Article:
A new Israeli government will be sworn-in on Sunday, marking the end of Benjamin Netanyahu‘s 12-year rule. The incoming prime minister, Naftali Bennett, will be facing important and possibly dramatic tests and decisions on the security front in the coming days, weeks and months.
Most immediately, Israel is closely watching the Gaza front for a renewed eruption of violence. The IDF is taking steps to prepare for the possibility that Hamas will try to disrupt the government transition and test Israel’s new leaders. Defense Minister Benny Gantz has already approved retaliation steps and new targets in case of another flareup.
The current assessment is that Hamas and Islamic Jihad will likely not launch another rocket assault on Israel. However, signs indicate that Gaza’s terror groups could be planning a provocation at the border, and possibly an infiltration into Israel.
Last week, IDF soldiers nabbed an armed Palestinian crossing into Israel with a grenade, two knives, and an explosive device. Surveillance and intelligence officers are monitoring the heavily fortified frontier to detect any signals of imminent terror attacks.
Hamas faces dilemma
In parallel, violence in Jerusalem or elsewhere in the West Bank could trigger a response from Gaza, as terror chiefs may try to challenge Israel’s new leadership.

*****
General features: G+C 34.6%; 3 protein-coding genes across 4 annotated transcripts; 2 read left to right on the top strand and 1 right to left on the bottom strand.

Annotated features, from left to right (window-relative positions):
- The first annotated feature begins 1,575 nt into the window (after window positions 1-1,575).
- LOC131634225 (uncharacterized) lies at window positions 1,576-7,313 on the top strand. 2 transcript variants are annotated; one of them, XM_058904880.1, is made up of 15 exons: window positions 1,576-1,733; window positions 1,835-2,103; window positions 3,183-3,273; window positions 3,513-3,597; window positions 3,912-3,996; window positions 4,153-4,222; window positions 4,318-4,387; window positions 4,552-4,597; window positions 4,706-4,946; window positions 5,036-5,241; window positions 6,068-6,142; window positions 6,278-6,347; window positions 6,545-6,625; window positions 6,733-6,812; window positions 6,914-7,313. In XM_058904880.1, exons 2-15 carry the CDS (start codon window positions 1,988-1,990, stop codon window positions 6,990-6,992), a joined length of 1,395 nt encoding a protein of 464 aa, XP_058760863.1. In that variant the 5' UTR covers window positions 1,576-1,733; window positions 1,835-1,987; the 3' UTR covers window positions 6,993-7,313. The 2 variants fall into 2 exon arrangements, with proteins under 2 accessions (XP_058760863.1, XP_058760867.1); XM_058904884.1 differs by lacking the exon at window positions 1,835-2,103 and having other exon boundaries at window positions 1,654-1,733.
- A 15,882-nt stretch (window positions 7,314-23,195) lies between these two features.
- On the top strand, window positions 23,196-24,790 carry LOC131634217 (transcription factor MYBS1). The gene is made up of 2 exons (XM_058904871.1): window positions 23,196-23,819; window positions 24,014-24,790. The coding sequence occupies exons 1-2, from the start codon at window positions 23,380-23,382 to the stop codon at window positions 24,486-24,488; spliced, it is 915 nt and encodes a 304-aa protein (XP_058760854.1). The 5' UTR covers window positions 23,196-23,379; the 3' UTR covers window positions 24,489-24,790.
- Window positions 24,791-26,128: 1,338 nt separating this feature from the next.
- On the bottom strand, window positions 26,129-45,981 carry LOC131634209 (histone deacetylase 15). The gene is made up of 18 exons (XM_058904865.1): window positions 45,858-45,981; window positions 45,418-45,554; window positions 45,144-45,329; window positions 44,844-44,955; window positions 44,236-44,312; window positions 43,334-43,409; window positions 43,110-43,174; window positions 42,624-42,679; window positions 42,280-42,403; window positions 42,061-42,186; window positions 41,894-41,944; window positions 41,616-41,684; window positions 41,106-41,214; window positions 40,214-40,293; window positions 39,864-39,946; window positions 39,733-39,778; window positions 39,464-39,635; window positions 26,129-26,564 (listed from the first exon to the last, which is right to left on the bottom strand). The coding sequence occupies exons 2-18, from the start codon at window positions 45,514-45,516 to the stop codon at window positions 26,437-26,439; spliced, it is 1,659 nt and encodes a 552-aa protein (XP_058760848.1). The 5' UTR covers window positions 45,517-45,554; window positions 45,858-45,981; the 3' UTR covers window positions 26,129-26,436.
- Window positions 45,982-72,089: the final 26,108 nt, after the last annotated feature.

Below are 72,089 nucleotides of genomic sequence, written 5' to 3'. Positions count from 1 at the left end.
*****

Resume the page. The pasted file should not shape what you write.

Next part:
The security cabinet, led by Bennett, will have to carefully navigate tensions on the Palestinian front in the coming days. Meanwhile, the West Bank could also erupt later on, especially in case of a power struggle if PA leader Mahmoud Abbas dies or steps down.
Eyes on Lebanon and Iran
Elsewhere, Bennett will also face some critical choices on the volatile Lebanese front. As Hezbollah advances its precision missile project, Israel moves closer to launching an early strike if red lines are crossed.
Netanyahu and Israel’s security chiefs avoided a preemptive assault for now, but Bennett will face a tough decision if Hezbollah is able to produce hundreds of precision missiles.
In parallel, the IDF remains on alert for a Hezbollah border attack, which may now become likelier if Hassan Nasrallah perceives the new government as weak. Notably, the 2006 Lebanon War also followed a transition of power in Israel, after prime minister Ariel Sharon was replaced by Ehud Olmert.
Finally and most crucially, tensions on the Iran front are expected to increase. Bennett and the security cabinet will face growing challenges as Tehran pours more military resources into Syria and advances its nuclear program.
Significant Iranian progress could force Bennett to order a major military strike, in Syria or in Iran. The new prime minister is fully aware that a limited flareup on the northern border could quickly escalate into a large war against the entire Iran axis.